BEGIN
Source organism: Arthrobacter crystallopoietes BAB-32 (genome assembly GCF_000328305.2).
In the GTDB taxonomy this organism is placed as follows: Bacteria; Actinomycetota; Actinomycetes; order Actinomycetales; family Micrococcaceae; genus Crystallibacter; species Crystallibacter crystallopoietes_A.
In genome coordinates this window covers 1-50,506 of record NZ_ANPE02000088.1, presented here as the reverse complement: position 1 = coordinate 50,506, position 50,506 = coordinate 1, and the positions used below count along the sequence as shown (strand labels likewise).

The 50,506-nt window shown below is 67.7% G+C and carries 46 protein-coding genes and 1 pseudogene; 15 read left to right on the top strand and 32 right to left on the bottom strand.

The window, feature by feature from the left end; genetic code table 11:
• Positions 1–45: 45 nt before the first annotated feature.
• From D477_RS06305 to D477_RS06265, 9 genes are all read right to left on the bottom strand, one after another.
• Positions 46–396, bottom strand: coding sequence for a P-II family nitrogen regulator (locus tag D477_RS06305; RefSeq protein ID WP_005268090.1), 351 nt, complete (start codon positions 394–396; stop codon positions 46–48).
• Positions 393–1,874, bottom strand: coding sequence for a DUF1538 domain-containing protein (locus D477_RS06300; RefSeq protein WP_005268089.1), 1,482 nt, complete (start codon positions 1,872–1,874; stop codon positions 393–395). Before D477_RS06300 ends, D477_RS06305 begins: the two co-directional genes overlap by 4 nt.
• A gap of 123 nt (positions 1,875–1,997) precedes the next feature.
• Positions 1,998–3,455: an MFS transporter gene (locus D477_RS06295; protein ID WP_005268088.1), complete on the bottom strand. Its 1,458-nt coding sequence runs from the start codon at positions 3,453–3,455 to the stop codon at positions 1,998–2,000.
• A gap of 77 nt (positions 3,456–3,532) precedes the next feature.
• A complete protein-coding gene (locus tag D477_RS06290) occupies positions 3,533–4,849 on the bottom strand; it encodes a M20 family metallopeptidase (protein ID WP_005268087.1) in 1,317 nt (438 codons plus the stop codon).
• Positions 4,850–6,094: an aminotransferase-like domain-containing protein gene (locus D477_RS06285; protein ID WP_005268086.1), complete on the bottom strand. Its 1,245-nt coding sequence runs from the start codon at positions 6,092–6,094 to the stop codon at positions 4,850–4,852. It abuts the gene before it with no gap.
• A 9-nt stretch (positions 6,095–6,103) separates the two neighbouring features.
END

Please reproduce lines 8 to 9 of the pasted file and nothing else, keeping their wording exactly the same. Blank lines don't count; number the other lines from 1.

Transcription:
• Positions 46–396, bottom strand: coding sequence for a P-II family nitrogen regulator (locus tag D477_RS06305; RefSeq protein ID WP_005268090.1), 351 nt, complete (start codon positions 394–396; stop codon positions 46–48).
• Positions 393–1,874, bottom strand: coding sequence for a DUF1538 domain-containing protein (locus D477_RS06300; RefSeq protein WP_005268089.1), 1,482 nt, complete (start codon positions 1,872–1,874; stop codon positions 393–395). Before D477_RS06300 ends, D477_RS06305 begins: the two co-directional genes overlap by 4 nt.